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The Covering of Avon Flyer Part 1


Alan Percivall

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It had always been the intention of painting the Hopper from when I first picked up the part built kit. Primarily this was because the aluminium panels had been untouched for about 8 years and thus lent themselves to an easier preparation to accept paint than being highly polished but also I liked the idea of a hand painted period look.

On a glorious sunny day a year or so ago whilst walking around the Stoneleigh Kit Car Show, I happened upon a Dunsmore Special with a rear fabric body and was very much taken with the look. Just what I need I thought. The seed had been sown.

Time pressed on and slowly the car was coming together, much slower than I had hoped but nevertheless it was all taking shape. I had spent some time on the painting of the front trying to adhere to the painting course I'd attended with Phil Speight having been advised to do this by Tom Rae. Two coats of etching primer, five undercoats and seven top coats were done followed by flatting and polishing. OK, so it's not the best finish in the world but it does look 'of the period'.

Now for the so-called fabric back. After some searching I found some vinyl with a slightly padded backing that was purported to be weatherproof and also fire retardant. Not overly cheap but not drastically expensive either. I also liked the colour and graining.

Having bought 4 metres of the stuff I now had to actually stick it on the car. Our small group of local Pembletoneers, Dave Parr, Ray Westwood and Graham Johnson and myself, meet more or less every second Wednesday for a pint and a chat and had all agreed to come along when the time was right to attempt the 'vinyling'. On 21st October the day had come and cometh the time cometh the men.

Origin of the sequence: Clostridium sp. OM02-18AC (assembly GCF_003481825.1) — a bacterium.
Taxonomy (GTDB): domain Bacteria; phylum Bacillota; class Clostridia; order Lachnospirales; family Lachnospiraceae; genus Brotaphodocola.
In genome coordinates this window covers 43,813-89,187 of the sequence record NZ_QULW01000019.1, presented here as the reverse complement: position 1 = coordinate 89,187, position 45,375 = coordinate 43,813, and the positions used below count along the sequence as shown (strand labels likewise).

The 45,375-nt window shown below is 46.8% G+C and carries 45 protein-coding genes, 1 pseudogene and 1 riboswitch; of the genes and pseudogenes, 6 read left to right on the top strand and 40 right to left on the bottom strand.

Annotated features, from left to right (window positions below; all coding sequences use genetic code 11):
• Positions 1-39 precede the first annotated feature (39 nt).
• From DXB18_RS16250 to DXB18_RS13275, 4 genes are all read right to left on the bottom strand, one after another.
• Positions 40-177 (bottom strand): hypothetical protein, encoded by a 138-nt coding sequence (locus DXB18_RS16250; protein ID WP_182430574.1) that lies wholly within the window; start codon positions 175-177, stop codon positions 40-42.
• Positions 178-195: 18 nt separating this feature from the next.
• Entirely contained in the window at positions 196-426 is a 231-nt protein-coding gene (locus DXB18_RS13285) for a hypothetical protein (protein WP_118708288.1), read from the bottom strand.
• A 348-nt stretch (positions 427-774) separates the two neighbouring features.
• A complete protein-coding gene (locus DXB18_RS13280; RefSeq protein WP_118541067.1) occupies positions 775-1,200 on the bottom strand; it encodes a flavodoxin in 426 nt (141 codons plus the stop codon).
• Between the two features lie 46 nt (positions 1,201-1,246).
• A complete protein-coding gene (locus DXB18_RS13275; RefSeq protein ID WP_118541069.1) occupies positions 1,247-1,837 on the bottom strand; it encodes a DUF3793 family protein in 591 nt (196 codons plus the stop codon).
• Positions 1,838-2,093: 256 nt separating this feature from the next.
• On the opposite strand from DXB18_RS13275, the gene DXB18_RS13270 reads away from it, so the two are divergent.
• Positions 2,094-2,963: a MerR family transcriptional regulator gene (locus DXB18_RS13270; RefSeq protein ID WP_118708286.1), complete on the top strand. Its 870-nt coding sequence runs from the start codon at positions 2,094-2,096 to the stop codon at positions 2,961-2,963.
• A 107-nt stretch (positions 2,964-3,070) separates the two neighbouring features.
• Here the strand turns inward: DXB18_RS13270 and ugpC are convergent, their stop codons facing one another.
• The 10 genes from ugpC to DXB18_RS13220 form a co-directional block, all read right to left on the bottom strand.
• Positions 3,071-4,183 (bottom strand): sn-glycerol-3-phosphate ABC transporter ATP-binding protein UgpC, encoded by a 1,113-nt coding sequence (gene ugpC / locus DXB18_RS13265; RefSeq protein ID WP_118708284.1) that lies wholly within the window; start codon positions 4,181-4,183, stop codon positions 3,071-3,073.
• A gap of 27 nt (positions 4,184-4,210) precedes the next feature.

I had cut the vinyl to approximately the correct sizes with enough overlap for the odd slight misalignment and to be able to tuck around the edges to be held by the trim. I had read a couple of articles supplied by Ray and Graham on the best way to tackle the job (one said leave it to the professionals) and bought the correct spray glue as recommended by Dave from his previous tinkerings and speaking with those who know. We all met up and over a cup of tea worked out 'The Plan'. Who did what and who held what and who smoothed it out etc. was decided and so the first panel was offered up

The entire interior was masked off to avoid glue being sprayed unintentionally inside and the surface of the metal wiped down with a tack cloth. Graham then vacuumed the floor as well as he could to try to keep dust, leaves, small animals etc to a minimum and we were set to go.

Dave had been appointed chief glue sprayer and after doing the deed here is the panel stuck on

The white bit sticking out is the taped up side pod light wires. The panel was, as mentioned, oversize and was cut top and front edge to fit neatly. The bottom and rear would be dealt with when I trim the edges.


However no more tea yet until some more vinyl had been applied. Working as a team we proceeded to cover both rear panels and the top back before breaking for lunch.

There was quite a bit of calculation to take into account, as I wanted the vinyl to run over the scuttle and follow the bonnet line down and back at the sides. However with a Cambridge maths and physics graduate on hand (by now my brain had fried) all went very well. Thanks Ray.

So a good day - we celebrated with a beer and I was left a very chuffed man. I now need to push on and complete the trim plus all the odds and ends that seem to be needed to actually finish the project.

Many thanks to Dave, Ray and Graham - what would I do without you guys.

I'll update the progress to EPAG as it happens.

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